• Thanks 1

Share this post


Link to post
Share on other sites
9 hours ago, Catt said:

The reason the bed liner didn't work was probably poor surface preparation. The 3M5200 aint gonna hold without proper surface preparation.

 

Beating a rivet with a hammer aint gonna do anything but flatten the head. For a rivet to properly seal you gotta swell the shank in the hole.

 

A little long but this is the proper surface preparation for painting or applying any "sealant".

 

Surface Preparation of Aluminum for Painting

 

Sand paper: 80-100 grit

Scotch-Brite Hand Pads: part # 7447

Conversion coating: acid etch primer/Alodine/Chemfilm

Paint: automotive or marine grade polyurethane

Paint & Coating Stripper: Eldorado Solutions' DoradoTM Industrial Products part # 2021 or 5051

 

Steps

010: Clean the aluminum surface with a good cleaner using Scotch-Brite Hand Pads to remove all dirt, old paint and oxide from the surface. When sanding I prefer 80-100 grit it gives better tooth and paint adhesion.  Sanding must be taken into the best previously adhered surface in order to have the new coat of paint hold properly. Start with an orbital sander; finish by hand with Scotch-Brite Hand Pads. Rinse thoroughly with clean water & let dry completely.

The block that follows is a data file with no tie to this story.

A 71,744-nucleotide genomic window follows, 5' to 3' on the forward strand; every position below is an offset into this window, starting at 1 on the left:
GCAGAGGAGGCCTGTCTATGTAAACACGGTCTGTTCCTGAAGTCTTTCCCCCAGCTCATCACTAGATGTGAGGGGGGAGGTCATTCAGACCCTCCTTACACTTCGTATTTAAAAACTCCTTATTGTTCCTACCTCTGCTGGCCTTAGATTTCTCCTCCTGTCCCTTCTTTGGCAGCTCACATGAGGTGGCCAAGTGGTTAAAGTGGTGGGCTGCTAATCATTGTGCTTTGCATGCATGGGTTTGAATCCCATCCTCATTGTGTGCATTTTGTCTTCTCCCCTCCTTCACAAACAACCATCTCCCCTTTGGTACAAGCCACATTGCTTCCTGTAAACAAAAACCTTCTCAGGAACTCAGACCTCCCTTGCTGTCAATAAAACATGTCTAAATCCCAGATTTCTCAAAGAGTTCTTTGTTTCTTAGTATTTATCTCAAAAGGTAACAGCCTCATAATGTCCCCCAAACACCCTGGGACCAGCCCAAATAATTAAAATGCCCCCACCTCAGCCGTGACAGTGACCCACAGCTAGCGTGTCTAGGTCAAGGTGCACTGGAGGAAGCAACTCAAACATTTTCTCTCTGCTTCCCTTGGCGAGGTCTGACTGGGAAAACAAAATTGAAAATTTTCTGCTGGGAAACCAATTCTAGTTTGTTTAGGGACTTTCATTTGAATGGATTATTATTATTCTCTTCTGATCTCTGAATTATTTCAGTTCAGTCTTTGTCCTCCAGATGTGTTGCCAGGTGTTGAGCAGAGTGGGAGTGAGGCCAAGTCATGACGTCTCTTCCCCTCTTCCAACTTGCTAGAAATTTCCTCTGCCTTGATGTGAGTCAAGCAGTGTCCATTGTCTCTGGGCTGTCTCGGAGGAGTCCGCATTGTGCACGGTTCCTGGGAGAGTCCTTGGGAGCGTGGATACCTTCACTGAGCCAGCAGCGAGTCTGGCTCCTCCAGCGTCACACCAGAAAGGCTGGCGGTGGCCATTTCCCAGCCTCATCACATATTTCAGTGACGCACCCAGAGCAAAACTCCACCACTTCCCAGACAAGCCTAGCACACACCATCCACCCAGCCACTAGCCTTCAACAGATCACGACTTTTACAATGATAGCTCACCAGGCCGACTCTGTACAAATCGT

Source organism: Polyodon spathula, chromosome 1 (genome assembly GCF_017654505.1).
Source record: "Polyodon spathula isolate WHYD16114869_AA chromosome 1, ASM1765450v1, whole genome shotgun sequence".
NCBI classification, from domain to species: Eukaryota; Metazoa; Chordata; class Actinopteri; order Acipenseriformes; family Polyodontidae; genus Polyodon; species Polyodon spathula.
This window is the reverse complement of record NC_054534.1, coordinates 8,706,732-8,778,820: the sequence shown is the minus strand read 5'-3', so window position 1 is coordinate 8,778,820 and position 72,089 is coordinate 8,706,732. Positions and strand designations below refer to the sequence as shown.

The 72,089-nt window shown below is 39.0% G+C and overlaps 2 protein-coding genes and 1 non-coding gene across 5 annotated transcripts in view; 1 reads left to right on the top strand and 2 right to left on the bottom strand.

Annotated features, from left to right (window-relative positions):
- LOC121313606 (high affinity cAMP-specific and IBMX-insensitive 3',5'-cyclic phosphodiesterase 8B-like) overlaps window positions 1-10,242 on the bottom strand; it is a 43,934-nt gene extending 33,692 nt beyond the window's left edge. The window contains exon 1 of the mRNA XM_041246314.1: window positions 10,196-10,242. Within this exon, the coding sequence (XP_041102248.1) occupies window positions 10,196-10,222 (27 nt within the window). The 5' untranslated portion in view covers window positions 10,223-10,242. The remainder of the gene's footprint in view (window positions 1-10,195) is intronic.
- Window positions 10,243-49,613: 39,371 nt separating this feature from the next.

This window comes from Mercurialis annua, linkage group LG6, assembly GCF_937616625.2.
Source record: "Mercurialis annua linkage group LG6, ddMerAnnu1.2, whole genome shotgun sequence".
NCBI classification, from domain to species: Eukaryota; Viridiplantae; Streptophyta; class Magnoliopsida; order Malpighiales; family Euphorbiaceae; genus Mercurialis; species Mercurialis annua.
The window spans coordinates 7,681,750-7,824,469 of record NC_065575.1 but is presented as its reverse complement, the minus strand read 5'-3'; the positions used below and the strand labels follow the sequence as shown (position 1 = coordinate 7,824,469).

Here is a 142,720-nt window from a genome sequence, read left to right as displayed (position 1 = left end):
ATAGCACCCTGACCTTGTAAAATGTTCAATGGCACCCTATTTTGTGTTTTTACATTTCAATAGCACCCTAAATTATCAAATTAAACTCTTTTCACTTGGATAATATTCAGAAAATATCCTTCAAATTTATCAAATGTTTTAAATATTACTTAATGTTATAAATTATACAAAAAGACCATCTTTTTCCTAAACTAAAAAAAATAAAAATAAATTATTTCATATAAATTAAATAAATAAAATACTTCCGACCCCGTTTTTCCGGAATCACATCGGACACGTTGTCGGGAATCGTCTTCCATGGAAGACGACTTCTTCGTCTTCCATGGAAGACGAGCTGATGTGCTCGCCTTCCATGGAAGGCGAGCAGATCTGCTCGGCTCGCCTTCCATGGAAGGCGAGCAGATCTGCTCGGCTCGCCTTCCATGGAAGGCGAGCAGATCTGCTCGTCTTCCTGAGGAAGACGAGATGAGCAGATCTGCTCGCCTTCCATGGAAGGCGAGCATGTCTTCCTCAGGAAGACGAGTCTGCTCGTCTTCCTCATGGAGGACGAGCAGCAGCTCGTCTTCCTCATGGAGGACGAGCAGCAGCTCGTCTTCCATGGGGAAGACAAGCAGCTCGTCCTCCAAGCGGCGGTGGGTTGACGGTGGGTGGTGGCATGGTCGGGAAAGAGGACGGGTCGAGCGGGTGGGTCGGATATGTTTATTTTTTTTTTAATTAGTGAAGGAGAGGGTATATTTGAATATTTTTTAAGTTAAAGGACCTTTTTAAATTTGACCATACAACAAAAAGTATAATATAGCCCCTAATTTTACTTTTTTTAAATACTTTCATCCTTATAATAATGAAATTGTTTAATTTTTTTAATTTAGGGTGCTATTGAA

020: Apply a coat of acid etch primer following the mixing and application instructions to the letter.

030: Within 24 hours of applying the etch primer, apply the topcoat finish

Thanks, I'm aware of the need for proper surface prep.  I've been restoring classic cars and motorcycles since I was young.  Proper surface prep wouldn't have made the bed liner any more useful. It's just the wrong product. I'm more concerned about my lack of knowledge regarding the 3M sealer.  Expert surface prep for high material bonding will be pointless if it will be mechanically removed when the boat gets dragged on the bottom every time I pull it in and out of the water.